One of many recently surfaced patent applications signed Apple indicates that the Cupertino-based giant would like to secure the rights to an invention that uses the built in accelerometer in iDevices to determine how hard of a tap the screen has received.GarageBand is one application that uses this concept.
Basically, as the user plays with some drums or a keyboard-based instrument, the harder the instrument is struck, the louder the sound / musical note comes out the speakers.
In music programs (sequencers in general), “velocity” denotes the speed or force with which a note has been struck. Although Apple is not using the term, this is what the latest patent uncovered by Patently Apple refers to.
Dealing exclusively with Apple patents and inventions, the website in question notes that as many as 50 Apple patents were published the day after Apple's special iPad 2 event.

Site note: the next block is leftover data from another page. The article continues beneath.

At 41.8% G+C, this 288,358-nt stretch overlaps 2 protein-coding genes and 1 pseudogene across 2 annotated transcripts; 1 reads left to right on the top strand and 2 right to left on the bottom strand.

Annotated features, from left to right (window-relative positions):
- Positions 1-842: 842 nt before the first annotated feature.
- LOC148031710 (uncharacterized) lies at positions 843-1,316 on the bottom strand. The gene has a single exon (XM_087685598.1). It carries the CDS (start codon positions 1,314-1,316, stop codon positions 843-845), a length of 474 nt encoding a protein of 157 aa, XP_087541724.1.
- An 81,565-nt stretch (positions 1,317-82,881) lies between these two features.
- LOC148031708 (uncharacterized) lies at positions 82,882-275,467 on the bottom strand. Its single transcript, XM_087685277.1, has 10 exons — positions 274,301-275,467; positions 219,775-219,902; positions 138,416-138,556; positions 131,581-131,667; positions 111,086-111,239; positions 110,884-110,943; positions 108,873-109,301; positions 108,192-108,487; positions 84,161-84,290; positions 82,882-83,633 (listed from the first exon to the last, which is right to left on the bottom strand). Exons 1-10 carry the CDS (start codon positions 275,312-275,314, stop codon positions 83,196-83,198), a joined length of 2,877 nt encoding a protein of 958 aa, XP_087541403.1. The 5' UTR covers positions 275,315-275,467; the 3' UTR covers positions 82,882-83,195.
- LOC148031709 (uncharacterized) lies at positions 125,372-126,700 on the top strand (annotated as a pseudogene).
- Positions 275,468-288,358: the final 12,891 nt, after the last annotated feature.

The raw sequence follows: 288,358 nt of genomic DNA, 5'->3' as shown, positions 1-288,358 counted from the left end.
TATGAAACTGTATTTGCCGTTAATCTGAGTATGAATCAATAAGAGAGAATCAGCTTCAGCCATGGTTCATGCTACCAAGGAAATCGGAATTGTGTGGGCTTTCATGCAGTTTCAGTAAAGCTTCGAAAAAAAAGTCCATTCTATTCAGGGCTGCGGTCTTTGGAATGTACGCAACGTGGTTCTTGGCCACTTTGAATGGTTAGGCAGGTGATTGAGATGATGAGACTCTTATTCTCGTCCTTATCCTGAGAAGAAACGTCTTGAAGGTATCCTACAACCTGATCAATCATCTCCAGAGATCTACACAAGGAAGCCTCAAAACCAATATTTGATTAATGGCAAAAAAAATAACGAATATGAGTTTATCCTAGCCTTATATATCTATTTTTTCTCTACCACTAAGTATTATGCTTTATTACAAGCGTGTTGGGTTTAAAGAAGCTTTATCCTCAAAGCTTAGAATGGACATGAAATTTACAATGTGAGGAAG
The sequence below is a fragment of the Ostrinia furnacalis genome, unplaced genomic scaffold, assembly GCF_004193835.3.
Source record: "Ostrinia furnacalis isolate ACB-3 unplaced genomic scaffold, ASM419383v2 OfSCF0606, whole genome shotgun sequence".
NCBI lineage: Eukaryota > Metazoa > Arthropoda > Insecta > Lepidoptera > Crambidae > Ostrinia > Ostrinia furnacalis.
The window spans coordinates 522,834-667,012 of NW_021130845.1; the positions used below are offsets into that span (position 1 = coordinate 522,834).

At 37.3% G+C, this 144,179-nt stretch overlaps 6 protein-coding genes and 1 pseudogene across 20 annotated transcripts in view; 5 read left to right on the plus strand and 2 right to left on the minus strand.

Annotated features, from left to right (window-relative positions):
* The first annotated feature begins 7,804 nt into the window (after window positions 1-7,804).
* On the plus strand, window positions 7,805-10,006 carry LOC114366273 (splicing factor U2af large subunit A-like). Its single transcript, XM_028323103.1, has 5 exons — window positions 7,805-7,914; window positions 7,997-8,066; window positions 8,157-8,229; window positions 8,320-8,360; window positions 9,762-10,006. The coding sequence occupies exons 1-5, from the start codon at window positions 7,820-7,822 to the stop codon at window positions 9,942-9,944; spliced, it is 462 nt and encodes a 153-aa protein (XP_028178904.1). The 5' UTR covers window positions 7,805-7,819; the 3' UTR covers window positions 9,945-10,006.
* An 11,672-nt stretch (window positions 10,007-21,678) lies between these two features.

One of the so-called ‘key’ findings was this GarageBand patent that talks about a new technology built into the software to support the ability to go from a low energy signal to a high energy signal, depending on how hard the user taps on the screen.
According to the text accompanying Apple’s patent application, "An onset may be detected in the audio signal as a transition from low energy to high energy. Such energy transition may correlate to musical actions, such as playing a note on a keyboard, striking a drum, or strumming a guitar string."
“[The onset detection] could include exact representation of a target audio signal that facilitates identification of the onsets and specific peak selection routines developed to accurately and automatically identify musically important events," the documentation reveals.
According to the imagery provided by Apple for its invention, GarageBand might make it on the iPhone and iPod touch as well,
Apple adds that "the data processing system could include one or more computers (e.g., a desktop computer, a laptop), a smartphone, personal digital assistant, etc."
According to Patently Apple, by "smartphone" Apple means the iPhone, and by "personal digital assistant" the company means iPod touch.